Is Popcorn dangerous?
No this is not a trick question. “Popcorn Lung” more correctly known as “bronchiolitis obliterans”, is a rare and irreversible illness that can affect people who inhale large amounts of the chemical Diacetyl, which is a volatile, colourless liquid with an intensely buttery flavour. Diacetyl occurs naturally in alcoholic beverages and has been added to some foods to impart its buttery flavour.
The United States National Institute for Occupational Safety and Health has suggested diacetyl, when used in artificial butter flavoring, may be hazardous when heated and inhaled over a long period. Workers in several factories that manufacture artificial butter flavoring have been diagnosed with this condition, but these cases have been mainly in young, healthy, non-smoking males.
In 2006, a petition was launched in the U.S to promulgate an emergency temporary standard to protect workers from the deleterious health effects of inhaling diacetyl vapours. This petition gained the support of more than 30 prominent scientists.
A 2010 OSHA Safety and Health Information Bulletin and companion Worker Alert recommended that employers use safety measures to avoid exposing employees to the potentially deadly effects of butter flavourings and other flavouring substances containing diacetyl or its substitutes.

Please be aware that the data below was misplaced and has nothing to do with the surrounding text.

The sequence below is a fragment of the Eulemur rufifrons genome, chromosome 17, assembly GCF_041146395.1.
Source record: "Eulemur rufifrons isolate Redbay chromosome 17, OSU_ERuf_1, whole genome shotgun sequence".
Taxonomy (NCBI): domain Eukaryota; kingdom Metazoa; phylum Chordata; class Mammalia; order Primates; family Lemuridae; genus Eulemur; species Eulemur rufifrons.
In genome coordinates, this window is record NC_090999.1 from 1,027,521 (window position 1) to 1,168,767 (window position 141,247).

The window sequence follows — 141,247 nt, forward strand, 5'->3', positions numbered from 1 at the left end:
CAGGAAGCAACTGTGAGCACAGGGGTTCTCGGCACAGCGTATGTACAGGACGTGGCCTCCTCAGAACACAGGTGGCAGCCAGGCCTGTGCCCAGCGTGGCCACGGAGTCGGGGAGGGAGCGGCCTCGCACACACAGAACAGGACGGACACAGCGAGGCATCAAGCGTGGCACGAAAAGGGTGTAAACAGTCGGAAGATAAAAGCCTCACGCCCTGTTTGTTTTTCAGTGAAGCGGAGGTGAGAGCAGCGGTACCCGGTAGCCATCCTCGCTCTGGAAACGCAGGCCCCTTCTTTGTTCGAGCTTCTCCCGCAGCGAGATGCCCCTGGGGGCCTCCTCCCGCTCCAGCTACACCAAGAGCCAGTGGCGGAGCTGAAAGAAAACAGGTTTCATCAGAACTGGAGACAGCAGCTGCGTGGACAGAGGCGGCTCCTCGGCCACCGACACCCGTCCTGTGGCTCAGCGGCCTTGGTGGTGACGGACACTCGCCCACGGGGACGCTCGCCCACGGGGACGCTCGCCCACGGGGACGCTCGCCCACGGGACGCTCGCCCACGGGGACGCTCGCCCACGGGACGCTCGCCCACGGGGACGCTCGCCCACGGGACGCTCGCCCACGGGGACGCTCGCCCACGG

However, as early as 2004 a Missouri couple were awarded $20 million for “popcorn lung”. This case would be the first of a series of lawsuits brought by workers against the makers of butter flavourings.
In 2012, Wayne Watson, a regular microwavable popcorn consumer for years, was awarded $7.27 million in damages from a federal jury in Denver, which decided that his lung disease was caused by the chemicals in microwave popcorn. Mr Watson’s case was helped by the testimony of Dr Cecile Rose, the doctor who diagnosed him with the condition. She had been a consultant to the flavourings industry and had seen the same disease Mr Watson had developed among workers exposed to the chemical. Watson was the first, and possibly only, popcorn eater to come down with popcorn lung.
However, the European Commission has declared diacetyl is legal for use as a flavouring substance in all EU states, finding that there were no safety concerns for diacetyl’s use as a flavouring.
So should you try to avoid microwave popcorn?
While most microwave popcorn manufacturers have removed diacetyl from their products a worrying new cause of “bronchiolitis obliterans” has been suggested from E-cigarettes. Or, more accurately, the vapours they give off. Diacetyl is a chemical used in several popular flavours, like vanilla, and may not be something that you want to inhale on a regular basis.
That said is diacetyl only likely harmful if – for example – it’s inhaled in quantities / concentrations akin to those found in an industrial setting?
Perhaps a sensible approach would be to take things in moderation. Fortunately, such awards will not be found here in the UK.